Growing Money on Trees
North Carolina landowners learn how to reap benefits of carbon capture and biomass harvesting
The saying goes that “money does not grow on trees,” but in North Carolina, some landowners are learning that "money from trees" might not be such a harebrained idea after all.
The development of new energy markets in North Carolina is opening up exciting new opportunities for landowners across the state. From carbon capture to biomass energy harvesting, to new markets from restoration of the iconic longleaf pine, Southeastern forest owners and farmers are poised to access the benefits of these new revenue streams.
“Climate change is going to create many challenges within our state,” said Tim Gestwicki, Executive Director of the North Carolina Wildlife Federation. “But it will also create opportunities for those interested in being part of the solution.”
To help landowners, land managers, foresters, forest consultants, farm owners, and forestry businesses better understand the new carbon protocols and markets, the North Carolina Wildlife Federation recently held a public workshop to shed light on the topic.
The event featured speakers from Climate Action Reserve, Southern Alliance for Clean Energy, North Carolina State University, and the North Carolina Division of Forest Resources. Attendees spent the day learning about:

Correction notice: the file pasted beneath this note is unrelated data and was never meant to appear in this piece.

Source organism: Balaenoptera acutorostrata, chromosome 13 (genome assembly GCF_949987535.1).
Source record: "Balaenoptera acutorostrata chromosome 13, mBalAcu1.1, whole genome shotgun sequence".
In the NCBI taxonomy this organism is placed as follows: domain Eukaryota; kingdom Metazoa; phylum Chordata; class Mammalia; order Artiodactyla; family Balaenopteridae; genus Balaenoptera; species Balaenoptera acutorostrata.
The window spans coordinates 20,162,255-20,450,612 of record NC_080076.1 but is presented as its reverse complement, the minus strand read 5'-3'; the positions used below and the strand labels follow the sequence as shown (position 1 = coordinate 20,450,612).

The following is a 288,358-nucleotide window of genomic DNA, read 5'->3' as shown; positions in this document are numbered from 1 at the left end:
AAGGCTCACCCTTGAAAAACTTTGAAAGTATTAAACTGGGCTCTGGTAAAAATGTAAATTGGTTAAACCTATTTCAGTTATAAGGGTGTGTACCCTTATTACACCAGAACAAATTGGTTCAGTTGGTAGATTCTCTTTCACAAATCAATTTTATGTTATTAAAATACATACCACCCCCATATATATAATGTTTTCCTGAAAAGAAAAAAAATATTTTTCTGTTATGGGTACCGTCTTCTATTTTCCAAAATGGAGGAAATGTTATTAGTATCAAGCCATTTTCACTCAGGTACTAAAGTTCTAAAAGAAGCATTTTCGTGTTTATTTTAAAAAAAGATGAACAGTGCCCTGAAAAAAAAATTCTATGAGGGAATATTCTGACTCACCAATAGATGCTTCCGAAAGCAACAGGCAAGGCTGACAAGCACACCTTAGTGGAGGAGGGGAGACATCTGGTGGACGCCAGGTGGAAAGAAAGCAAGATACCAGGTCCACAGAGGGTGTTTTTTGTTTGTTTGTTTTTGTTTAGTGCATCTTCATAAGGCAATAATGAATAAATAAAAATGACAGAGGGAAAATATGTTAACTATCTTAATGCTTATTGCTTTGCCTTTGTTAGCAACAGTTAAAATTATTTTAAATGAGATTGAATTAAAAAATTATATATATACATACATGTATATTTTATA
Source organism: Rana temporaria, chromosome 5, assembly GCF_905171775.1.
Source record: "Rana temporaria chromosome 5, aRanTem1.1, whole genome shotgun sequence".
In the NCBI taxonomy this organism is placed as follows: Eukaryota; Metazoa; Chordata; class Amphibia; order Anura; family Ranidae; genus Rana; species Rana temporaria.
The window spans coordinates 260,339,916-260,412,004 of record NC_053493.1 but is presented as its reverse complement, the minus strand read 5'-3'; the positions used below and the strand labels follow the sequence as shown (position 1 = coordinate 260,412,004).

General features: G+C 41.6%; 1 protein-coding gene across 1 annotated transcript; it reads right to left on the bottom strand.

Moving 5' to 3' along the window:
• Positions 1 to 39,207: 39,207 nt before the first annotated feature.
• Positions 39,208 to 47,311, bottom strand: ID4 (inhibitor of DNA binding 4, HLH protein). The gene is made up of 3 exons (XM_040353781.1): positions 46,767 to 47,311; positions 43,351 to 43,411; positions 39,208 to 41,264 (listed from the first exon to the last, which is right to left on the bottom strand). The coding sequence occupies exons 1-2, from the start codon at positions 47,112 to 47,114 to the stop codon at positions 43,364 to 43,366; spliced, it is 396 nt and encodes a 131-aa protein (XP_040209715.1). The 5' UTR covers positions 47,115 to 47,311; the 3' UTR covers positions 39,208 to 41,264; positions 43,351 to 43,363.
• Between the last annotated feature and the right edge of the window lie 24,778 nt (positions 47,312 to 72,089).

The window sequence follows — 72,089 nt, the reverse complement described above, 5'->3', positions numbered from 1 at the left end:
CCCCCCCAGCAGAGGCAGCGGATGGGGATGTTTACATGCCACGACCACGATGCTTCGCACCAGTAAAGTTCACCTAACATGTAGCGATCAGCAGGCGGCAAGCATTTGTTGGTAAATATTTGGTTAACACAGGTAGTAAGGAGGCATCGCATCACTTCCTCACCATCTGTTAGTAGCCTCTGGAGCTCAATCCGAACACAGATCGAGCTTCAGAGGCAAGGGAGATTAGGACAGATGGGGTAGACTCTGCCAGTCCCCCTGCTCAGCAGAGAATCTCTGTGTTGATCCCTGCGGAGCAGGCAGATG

For the North Carolina Wildlife Federation, getting members of the farming and forestry communities engaged in these issues is a success in itself.
“Many people want to help wildlife but they also need to make a living,” said Gestwicki. “The best part about these new markets is that what is good for the landowner’s bottom line is also good for our local wildlife.”
Attendees of the workshop included Duke University, North Carolina Wildlife Resources Commission, North Carolina Farm Bureau, North Carolina Woodlands, North Carolina Farm Center for Innovation and Sustainability, North Carolina Biofuels Center, University Greensboro, Progress Energy, Institute of Forest Biotechnology, Division of Forest Resources, North Carolina Solar Center and several farmers and forest consultants.
“The workshop was extremely useful in explaining the potential carbon markets and how to access those markets but also the ability to leverage timber in new revenue streams for N.C. landowners,” said attendee Sharon Valentine from the North Carolina Farm Center for Innovation and Sustainability.
National Wildlife Federation helped sponsor the workshop with support made available by the Energy Foundation and worked closely with North Carolina Wildlife Federation to develop the agenda.